This can be translated to human relationships. How much space do we give the others when our relationship with them does not go smoothly but requires space?  Why do we continue to bug them even though our mind intellectually knows that silence and distance is the best cure?


An unpaved road that led to a volunteers’ worksite was covered with red dirt, stones, and rocks. A jeep that transported the volunteers jumped and jolted in every direction. On the way, the jeep passed by with a countless number of animals. Impalas, zebras, wildebeests, jackals, warthogs, kudus, spring bocks, ostriches, rabbits, rhinos, giraffes, guinea fowls. Some stared at us. Others ran away from us. The animals read each other’s cues and gave space, communicating across different species. They interdependently maintained invisible boundaries which were not to be invaded.


It is a sign of respect towards each other. It is an attitude “mind your own business.” Does it mean that the wild animals have intelligence and reason, or is their instinct programmed like this? The cause does not matter. The fact is that they are capable of communicating with respect and sensing what is enough space between each other. On the contrary, humans separate themselves from other living beings in nature and build up the human empire, which is why they have completely forgotten how to give space to another individual. They ignorantly walk into an animal’s intimate space, try to pet or take photos of him/her If they think s/he is cute. Humans behave in exactly in the same manner to domesticate dogs: ignore their communication protocol and impose the human subjective perspective on them.


A Chicken I eat becomes Me


One of the fun volunteer activities was to prepare food for and feed the lions, hyenas, and leopards. I also cultivated the nature of "human animal" through it. Meals of Kevin's animals are provided by nearby farmers free of charge when their cattle, horses, donkeys, and pigs die due to natural causes. For the farms, it incurs expenses to process their dead livestock. Therefore, this is a win-win situation for the both parties. Wild animals that die from storms and lightnings are also an important food source for the sanctuary.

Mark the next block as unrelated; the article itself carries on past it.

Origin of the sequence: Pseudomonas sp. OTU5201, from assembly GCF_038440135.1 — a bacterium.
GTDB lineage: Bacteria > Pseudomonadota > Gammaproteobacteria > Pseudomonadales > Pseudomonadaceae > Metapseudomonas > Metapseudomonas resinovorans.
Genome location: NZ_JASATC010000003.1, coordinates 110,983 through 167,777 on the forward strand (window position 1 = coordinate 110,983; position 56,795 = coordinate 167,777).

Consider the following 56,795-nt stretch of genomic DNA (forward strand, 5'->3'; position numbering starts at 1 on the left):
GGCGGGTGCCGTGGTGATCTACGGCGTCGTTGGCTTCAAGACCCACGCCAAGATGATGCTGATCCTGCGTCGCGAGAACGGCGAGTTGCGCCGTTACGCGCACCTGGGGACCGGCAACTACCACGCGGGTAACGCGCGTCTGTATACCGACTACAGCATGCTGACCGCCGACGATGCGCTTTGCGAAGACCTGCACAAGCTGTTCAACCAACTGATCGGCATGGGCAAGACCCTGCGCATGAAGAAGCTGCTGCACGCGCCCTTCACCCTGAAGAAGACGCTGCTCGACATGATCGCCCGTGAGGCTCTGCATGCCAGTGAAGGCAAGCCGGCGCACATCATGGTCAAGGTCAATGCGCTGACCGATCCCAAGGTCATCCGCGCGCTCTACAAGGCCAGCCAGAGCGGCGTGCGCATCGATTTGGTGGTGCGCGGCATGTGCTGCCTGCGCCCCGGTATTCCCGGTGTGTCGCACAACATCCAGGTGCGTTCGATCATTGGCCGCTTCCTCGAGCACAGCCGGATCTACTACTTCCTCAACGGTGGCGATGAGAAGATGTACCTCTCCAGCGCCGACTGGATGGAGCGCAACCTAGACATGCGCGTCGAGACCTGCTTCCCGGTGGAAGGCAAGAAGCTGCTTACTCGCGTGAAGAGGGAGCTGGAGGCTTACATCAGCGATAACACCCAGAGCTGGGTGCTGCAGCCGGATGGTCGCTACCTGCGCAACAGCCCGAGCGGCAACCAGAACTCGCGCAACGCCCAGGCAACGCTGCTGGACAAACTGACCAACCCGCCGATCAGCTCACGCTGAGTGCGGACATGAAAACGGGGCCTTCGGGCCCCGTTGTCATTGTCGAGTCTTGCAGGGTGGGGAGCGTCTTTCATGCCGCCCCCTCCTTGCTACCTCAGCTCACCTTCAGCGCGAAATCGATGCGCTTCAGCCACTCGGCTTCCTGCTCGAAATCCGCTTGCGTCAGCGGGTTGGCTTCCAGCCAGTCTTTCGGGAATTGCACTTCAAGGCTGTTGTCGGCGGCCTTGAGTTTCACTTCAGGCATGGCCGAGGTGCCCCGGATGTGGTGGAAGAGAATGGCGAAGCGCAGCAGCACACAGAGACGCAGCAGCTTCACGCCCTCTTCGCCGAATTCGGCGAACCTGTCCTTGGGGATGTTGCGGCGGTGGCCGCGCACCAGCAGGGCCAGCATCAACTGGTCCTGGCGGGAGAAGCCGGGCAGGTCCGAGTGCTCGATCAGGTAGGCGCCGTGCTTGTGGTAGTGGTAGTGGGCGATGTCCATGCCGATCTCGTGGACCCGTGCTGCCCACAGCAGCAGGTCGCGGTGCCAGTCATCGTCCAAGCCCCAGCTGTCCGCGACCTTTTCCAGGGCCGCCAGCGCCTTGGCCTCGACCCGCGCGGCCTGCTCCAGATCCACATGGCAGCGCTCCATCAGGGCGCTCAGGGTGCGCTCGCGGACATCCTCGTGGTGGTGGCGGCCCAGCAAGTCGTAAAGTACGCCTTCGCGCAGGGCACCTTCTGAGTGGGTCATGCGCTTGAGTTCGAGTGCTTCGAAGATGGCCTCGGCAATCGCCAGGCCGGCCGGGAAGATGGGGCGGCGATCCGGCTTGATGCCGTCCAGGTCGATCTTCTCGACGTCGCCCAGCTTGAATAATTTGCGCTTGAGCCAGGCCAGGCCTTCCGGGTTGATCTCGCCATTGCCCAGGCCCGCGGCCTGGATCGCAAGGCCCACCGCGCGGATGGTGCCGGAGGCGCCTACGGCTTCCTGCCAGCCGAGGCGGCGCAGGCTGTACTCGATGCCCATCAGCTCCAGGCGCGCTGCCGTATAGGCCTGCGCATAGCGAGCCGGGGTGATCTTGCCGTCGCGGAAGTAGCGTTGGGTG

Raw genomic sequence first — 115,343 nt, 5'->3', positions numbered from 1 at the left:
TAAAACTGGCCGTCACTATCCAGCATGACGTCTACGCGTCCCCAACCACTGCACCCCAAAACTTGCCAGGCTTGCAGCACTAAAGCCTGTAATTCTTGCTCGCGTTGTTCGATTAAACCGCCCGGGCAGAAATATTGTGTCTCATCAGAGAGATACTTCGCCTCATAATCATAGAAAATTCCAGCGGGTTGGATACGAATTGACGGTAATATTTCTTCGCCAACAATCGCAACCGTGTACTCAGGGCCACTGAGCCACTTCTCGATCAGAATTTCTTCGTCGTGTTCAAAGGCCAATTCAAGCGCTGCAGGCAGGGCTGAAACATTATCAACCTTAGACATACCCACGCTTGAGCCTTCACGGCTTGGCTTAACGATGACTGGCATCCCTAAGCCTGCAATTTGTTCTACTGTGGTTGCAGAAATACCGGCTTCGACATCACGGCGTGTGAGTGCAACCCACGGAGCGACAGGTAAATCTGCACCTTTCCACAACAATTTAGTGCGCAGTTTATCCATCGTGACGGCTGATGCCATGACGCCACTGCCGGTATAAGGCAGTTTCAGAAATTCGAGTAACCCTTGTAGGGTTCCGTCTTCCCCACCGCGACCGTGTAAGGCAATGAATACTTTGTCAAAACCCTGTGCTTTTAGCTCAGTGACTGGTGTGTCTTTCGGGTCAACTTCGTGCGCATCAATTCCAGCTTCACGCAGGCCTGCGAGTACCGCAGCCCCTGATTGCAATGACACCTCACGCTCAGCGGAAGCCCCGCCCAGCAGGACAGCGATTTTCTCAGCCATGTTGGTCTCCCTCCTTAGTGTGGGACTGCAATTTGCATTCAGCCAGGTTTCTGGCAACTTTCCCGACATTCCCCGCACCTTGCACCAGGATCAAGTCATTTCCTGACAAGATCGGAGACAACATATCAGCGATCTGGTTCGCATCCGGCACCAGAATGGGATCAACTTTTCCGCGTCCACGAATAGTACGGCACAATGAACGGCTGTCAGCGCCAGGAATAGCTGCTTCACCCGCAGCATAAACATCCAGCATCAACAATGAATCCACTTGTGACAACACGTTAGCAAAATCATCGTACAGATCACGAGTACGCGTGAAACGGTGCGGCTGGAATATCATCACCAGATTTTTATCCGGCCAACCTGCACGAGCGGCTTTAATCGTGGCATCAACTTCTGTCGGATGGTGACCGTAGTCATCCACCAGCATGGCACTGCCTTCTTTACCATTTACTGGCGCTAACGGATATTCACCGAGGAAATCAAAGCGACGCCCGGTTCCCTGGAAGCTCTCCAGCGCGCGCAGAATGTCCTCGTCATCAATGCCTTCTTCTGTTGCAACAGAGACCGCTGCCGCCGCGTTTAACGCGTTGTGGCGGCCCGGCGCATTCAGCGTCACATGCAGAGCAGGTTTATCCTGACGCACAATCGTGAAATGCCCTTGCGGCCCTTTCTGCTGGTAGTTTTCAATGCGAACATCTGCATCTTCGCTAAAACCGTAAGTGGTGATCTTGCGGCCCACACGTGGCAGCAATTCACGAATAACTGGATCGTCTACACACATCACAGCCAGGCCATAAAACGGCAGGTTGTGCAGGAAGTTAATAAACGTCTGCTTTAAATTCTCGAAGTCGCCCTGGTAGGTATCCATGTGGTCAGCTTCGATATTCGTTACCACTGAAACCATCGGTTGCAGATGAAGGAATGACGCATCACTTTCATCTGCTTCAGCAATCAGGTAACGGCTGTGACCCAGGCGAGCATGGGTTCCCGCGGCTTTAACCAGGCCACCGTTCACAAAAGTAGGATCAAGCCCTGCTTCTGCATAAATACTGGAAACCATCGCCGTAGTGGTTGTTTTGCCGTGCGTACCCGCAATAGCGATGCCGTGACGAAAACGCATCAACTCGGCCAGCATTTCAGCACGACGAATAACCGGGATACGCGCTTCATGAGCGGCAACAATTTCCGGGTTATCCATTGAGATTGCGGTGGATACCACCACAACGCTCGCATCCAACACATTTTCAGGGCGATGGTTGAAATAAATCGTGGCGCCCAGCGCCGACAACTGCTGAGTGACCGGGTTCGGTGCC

During my first volunteer stay, there were dozens of dead impalas delivered to the sanctuary, because of thunderstorms. The other volunteers and I assisted the staff in disassembly. Even though we didn’t “kill” them, it was extremely sensational to dissect humongous bodies of cows, horses, and donkeys. We sometimes took part in the entire process. Other times the crews butchered the animals’ bodies into large parts such as legs, libs, and shoulders and then we cut them to smaller pieces with machetes and axes. The staff’s flawless technique of slaughter was in fact mesmerizing, while the volunteers awkwardly cut off the thick muscles and tendons. The staff strictly monitored their animals’ diet. All the lions, hyenas, and leopards had names. On a whiteboard at the food preparation area it stated who gets what, weight, a body part, and a kind of animal, was precisely recorded at every meal. The cadavers of a cow or a horse, gradually transformed into “food” that looked similar to meats in a shelf at a supermarket.


A live animal who runs around in savanna triggers lions’ appetite the most. For humans, it is of course different. They don’t say “that looks so delicious!” while seeing a cow in a farm. Unless the appearance of a cow is taken away and its body is chopped up as small as a packaged meat, humans don’t recognize the animal as their food. During the slaughter, I observed a shift in my perception of the dead animals as they lost their original shapes and the flesh was more and more revealed. At a certain point, I actually began to think that the disassembled cattle looked sort of delicious. I was standing on chunks of bone marrow and in a puddle of blood and all kinds of body fluid.


A being that existed as a (dead) horse a few minutes ago became a meat block. The lions gloriously held it in their mouths and walked into a bush to find a safe place for gorging. 30 minutes after their meal, the volunteers picked up bones and cleaned their enclosures. Every bit and piece of flesh was eaten out. The remaining bones had a perfect shape like one in a Disney movie. I collected the bones with amusement. Cows, horses, and Impalas were no longer there. “Where are they now?” They were inside the lions’ stomach. It was an incredibly raw, direct, and drastic transition of their forms, places, and entire existence. And I realized a very simple truth: The cows, horses, and impalas became the lions. This wasn’t a surprising fact at all. Nevertheless, I had not consciously thought that way before. This awareness made me feel a sense of awe. I put the massive bones in a bucket while feeling their weight on my arm. After I repeated the job multiple times during the volunteer program, it changed my perception on processed meat at a shop. When I buy meat, I now imagine how the animals possibly used to live. I vicariously experience that a chicken is becoming me while eating it. I am a chicken, a pig, and a tuna fish. A whole new avenue of my identity opens up.